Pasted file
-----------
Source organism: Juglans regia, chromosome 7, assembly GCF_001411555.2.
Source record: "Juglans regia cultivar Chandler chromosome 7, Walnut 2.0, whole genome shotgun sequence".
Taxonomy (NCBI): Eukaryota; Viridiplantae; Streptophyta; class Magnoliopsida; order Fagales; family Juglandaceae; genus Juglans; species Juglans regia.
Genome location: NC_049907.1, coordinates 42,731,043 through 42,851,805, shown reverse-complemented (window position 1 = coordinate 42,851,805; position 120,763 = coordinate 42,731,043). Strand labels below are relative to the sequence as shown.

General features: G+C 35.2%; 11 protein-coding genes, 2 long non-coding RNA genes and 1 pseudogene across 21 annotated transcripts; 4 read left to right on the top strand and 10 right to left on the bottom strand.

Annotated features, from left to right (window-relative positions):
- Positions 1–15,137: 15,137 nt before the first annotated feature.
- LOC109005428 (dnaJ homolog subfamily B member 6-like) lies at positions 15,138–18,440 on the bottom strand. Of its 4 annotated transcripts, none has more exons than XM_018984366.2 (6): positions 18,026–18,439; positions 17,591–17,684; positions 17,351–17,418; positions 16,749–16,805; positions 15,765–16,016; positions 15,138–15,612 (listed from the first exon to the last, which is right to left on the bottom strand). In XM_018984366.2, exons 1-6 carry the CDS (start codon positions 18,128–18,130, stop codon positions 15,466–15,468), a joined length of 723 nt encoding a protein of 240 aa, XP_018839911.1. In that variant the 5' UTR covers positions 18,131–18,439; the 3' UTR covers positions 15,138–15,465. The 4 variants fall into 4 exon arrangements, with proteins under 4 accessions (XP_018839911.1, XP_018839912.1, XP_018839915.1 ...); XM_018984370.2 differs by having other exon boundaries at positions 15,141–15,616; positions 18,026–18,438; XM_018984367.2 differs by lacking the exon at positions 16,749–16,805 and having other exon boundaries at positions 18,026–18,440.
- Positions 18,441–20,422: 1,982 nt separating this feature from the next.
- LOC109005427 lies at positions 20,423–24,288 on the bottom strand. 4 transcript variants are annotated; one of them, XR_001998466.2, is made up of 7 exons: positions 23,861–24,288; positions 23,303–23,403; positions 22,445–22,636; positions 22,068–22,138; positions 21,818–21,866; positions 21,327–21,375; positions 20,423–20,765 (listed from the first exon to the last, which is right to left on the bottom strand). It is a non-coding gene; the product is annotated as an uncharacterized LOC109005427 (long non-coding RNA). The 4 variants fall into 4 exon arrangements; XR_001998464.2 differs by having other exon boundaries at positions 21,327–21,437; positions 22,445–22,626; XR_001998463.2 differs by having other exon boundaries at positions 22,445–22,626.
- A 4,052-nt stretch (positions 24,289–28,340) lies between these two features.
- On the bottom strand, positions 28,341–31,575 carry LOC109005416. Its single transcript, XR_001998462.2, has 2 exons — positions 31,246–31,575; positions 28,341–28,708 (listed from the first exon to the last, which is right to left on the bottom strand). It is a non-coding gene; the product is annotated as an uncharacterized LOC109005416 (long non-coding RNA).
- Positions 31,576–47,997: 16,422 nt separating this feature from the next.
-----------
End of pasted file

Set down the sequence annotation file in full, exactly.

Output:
Source organism: Juglans regia, chromosome 7, assembly GCF_001411555.2.
Source record: "Juglans regia cultivar Chandler chromosome 7, Walnut 2.0, whole genome shotgun sequence".
Taxonomy (NCBI): Eukaryota; Viridiplantae; Streptophyta; class Magnoliopsida; order Fagales; family Juglandaceae; genus Juglans; species Juglans regia.
Genome location: NC_049907.1, coordinates 42,731,043 through 42,851,805, shown reverse-complemented (window position 1 = coordinate 42,851,805; position 120,763 = coordinate 42,731,043). Strand labels below are relative to the sequence as shown.

General features: G+C 35.2%; 11 protein-coding genes, 2 long non-coding RNA genes and 1 pseudogene across 21 annotated transcripts; 4 read left to right on the top strand and 10 right to left on the bottom strand.

Annotated features, from left to right (window-relative positions):
- Positions 1–15,137: 15,137 nt before the first annotated feature.
- LOC109005428 (dnaJ homolog subfamily B member 6-like) lies at positions 15,138–18,440 on the bottom strand. Of its 4 annotated transcripts, none has more exons than XM_018984366.2 (6): positions 18,026–18,439; positions 17,591–17,684; positions 17,351–17,418; positions 16,749–16,805; positions 15,765–16,016; positions 15,138–15,612 (listed from the first exon to the last, which is right to left on the bottom strand). In XM_018984366.2, exons 1-6 carry the CDS (start codon positions 18,128–18,130, stop codon positions 15,466–15,468), a joined length of 723 nt encoding a protein of 240 aa, XP_018839911.1. In that variant the 5' UTR covers positions 18,131–18,439; the 3' UTR covers positions 15,138–15,465. The 4 variants fall into 4 exon arrangements, with proteins under 4 accessions (XP_018839911.1, XP_018839912.1, XP_018839915.1 ...); XM_018984370.2 differs by having other exon boundaries at positions 15,141–15,616; positions 18,026–18,438; XM_018984367.2 differs by lacking the exon at positions 16,749–16,805 and having other exon boundaries at positions 18,026–18,440.
- Positions 18,441–20,422: 1,982 nt separating this feature from the next.
- LOC109005427 lies at positions 20,423–24,288 on the bottom strand. 4 transcript variants are annotated; one of them, XR_001998466.2, is made up of 7 exons: positions 23,861–24,288; positions 23,303–23,403; positions 22,445–22,636; positions 22,068–22,138; positions 21,818–21,866; positions 21,327–21,375; positions 20,423–20,765 (listed from the first exon to the last, which is right to left on the bottom strand). It is a non-coding gene; the product is annotated as an uncharacterized LOC109005427 (long non-coding RNA). The 4 variants fall into 4 exon arrangements; XR_001998464.2 differs by having other exon boundaries at positions 21,327–21,437; positions 22,445–22,626; XR_001998463.2 differs by having other exon boundaries at positions 22,445–22,626.
- A 4,052-nt stretch (positions 24,289–28,340) lies between these two features.
- On the bottom strand, positions 28,341–31,575 carry LOC109005416. Its single transcript, XR_001998462.2, has 2 exons — positions 31,246–31,575; positions 28,341–28,708 (listed from the first exon to the last, which is right to left on the bottom strand). It is a non-coding gene; the product is annotated as an uncharacterized LOC109005416 (long non-coding RNA).
- Positions 31,576–47,997: 16,422 nt separating this feature from the next.